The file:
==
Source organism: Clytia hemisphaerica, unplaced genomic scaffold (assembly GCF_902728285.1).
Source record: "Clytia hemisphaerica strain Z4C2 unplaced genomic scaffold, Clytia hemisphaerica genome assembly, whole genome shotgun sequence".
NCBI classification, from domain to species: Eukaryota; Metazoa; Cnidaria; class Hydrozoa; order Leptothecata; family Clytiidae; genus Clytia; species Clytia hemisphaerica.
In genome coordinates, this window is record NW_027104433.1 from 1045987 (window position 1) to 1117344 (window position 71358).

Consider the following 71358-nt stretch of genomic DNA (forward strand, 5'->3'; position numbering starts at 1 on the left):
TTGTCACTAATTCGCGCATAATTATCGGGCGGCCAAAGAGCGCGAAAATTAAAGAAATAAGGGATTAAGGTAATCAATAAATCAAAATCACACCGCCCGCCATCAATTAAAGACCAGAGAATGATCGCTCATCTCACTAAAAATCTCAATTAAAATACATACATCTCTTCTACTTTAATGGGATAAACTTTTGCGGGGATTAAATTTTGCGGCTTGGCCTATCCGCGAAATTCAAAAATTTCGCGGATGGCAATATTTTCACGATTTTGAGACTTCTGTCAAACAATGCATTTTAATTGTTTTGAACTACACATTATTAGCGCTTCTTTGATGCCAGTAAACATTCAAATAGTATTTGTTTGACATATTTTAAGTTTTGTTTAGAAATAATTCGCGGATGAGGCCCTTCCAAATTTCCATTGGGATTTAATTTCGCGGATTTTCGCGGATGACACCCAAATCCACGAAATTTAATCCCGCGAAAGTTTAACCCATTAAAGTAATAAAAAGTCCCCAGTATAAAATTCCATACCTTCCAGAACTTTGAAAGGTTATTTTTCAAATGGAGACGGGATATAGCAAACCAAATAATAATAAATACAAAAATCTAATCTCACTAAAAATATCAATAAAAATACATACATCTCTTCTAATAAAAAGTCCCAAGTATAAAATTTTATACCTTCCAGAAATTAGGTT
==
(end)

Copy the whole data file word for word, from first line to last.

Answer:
Source organism: Clytia hemisphaerica, unplaced genomic scaffold (assembly GCF_902728285.1).
Source record: "Clytia hemisphaerica strain Z4C2 unplaced genomic scaffold, Clytia hemisphaerica genome assembly, whole genome shotgun sequence".
NCBI classification, from domain to species: Eukaryota; Metazoa; Cnidaria; class Hydrozoa; order Leptothecata; family Clytiidae; genus Clytia; species Clytia hemisphaerica.
In genome coordinates, this window is record NW_027104433.1 from 1045987 (window position 1) to 1117344 (window position 71358).

Consider the following 71358-nt stretch of genomic DNA (forward strand, 5'->3'; position numbering starts at 1 on the left):
TTGTCACTAATTCGCGCATAATTATCGGGCGGCCAAAGAGCGCGAAAATTAAAGAAATAAGGGATTAAGGTAATCAATAAATCAAAATCACACCGCCCGCCATCAATTAAAGACCAGAGAATGATCGCTCATCTCACTAAAAATCTCAATTAAAATACATACATCTCTTCTACTTTAATGGGATAAACTTTTGCGGGGATTAAATTTTGCGGCTTGGCCTATCCGCGAAATTCAAAAATTTCGCGGATGGCAATATTTTCACGATTTTGAGACTTCTGTCAAACAATGCATTTTAATTGTTTTGAACTACACATTATTAGCGCTTCTTTGATGCCAGTAAACATTCAAATAGTATTTGTTTGACATATTTTAAGTTTTGTTTAGAAATAATTCGCGGATGAGGCCCTTCCAAATTTCCATTGGGATTTAATTTCGCGGATTTTCGCGGATGACACCCAAATCCACGAAATTTAATCCCGCGAAAGTTTAACCCATTAAAGTAATAAAAAGTCCCCAGTATAAAATTCCATACCTTCCAGAACTTTGAAAGGTTATTTTTCAAATGGAGACGGGATATAGCAAACCAAATAATAATAAATACAAAAATCTAATCTCACTAAAAATATCAATAAAAATACATACATCTCTTCTAATAAAAAGTCCCAAGTATAAAATTTTATACCTTCCAGAAATTAGGTT